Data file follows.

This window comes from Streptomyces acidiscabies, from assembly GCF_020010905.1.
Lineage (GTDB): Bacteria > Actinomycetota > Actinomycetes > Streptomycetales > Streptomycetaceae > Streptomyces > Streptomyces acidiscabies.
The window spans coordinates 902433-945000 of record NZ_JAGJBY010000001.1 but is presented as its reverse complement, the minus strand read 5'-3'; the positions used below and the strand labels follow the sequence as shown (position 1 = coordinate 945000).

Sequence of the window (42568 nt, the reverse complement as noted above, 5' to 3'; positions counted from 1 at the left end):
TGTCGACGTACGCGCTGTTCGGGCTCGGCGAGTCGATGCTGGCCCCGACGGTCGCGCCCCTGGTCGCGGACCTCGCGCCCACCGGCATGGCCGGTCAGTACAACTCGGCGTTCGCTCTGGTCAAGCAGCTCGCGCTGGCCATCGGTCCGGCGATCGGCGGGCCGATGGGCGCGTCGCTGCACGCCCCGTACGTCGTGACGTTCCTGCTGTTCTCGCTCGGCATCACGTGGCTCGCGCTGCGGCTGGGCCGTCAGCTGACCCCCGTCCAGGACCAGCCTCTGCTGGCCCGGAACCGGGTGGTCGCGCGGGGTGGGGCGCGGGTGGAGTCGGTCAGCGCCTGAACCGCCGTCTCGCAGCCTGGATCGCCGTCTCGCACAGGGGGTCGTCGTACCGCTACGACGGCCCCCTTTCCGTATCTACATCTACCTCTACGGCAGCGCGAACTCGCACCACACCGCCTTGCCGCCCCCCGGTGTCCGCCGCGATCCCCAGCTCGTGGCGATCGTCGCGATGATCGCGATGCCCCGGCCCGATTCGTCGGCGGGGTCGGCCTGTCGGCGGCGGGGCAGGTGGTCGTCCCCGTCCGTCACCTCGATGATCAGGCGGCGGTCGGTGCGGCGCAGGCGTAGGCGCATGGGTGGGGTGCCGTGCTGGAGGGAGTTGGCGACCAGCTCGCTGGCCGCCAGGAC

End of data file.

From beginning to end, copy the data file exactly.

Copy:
This window comes from Streptomyces acidiscabies, from assembly GCF_020010905.1.
Lineage (GTDB): Bacteria > Actinomycetota > Actinomycetes > Streptomycetales > Streptomycetaceae > Streptomyces > Streptomyces acidiscabies.
The window spans coordinates 902433-945000 of record NZ_JAGJBY010000001.1 but is presented as its reverse complement, the minus strand read 5'-3'; the positions used below and the strand labels follow the sequence as shown (position 1 = coordinate 945000).

Sequence of the window (42568 nt, the reverse complement as noted above, 5' to 3'; positions counted from 1 at the left end):
TGTCGACGTACGCGCTGTTCGGGCTCGGCGAGTCGATGCTGGCCCCGACGGTCGCGCCCCTGGTCGCGGACCTCGCGCCCACCGGCATGGCCGGTCAGTACAACTCGGCGTTCGCTCTGGTCAAGCAGCTCGCGCTGGCCATCGGTCCGGCGATCGGCGGGCCGATGGGCGCGTCGCTGCACGCCCCGTACGTCGTGACGTTCCTGCTGTTCTCGCTCGGCATCACGTGGCTCGCGCTGCGGCTGGGCCGTCAGCTGACCCCCGTCCAGGACCAGCCTCTGCTGGCCCGGAACCGGGTGGTCGCGCGGGGTGGGGCGCGGGTGGAGTCGGTCAGCGCCTGAACCGCCGTCTCGCAGCCTGGATCGCCGTCTCGCACAGGGGGTCGTCGTACCGCTACGACGGCCCCCTTTCCGTATCTACATCTACCTCTACGGCAGCGCGAACTCGCACCACACCGCCTTGCCGCCCCCCGGTGTCCGCCGCGATCCCCAGCTCGTGGCGATCGTCGCGATGATCGCGATGCCCCGGCCCGATTCGTCGGCGGGGTCGGCCTGTCGGCGGCGGGGCAGGTGGTCGTCCCCGTCCGTCACCTCGATGATCAGGCGGCGGTCGGTGCGGCGCAGGCGTAGGCGCATGGGTGGGGTGCCGTGCTGGAGGGAGTTGGCGACCAGCTCGCTGGCCGCCAGGAC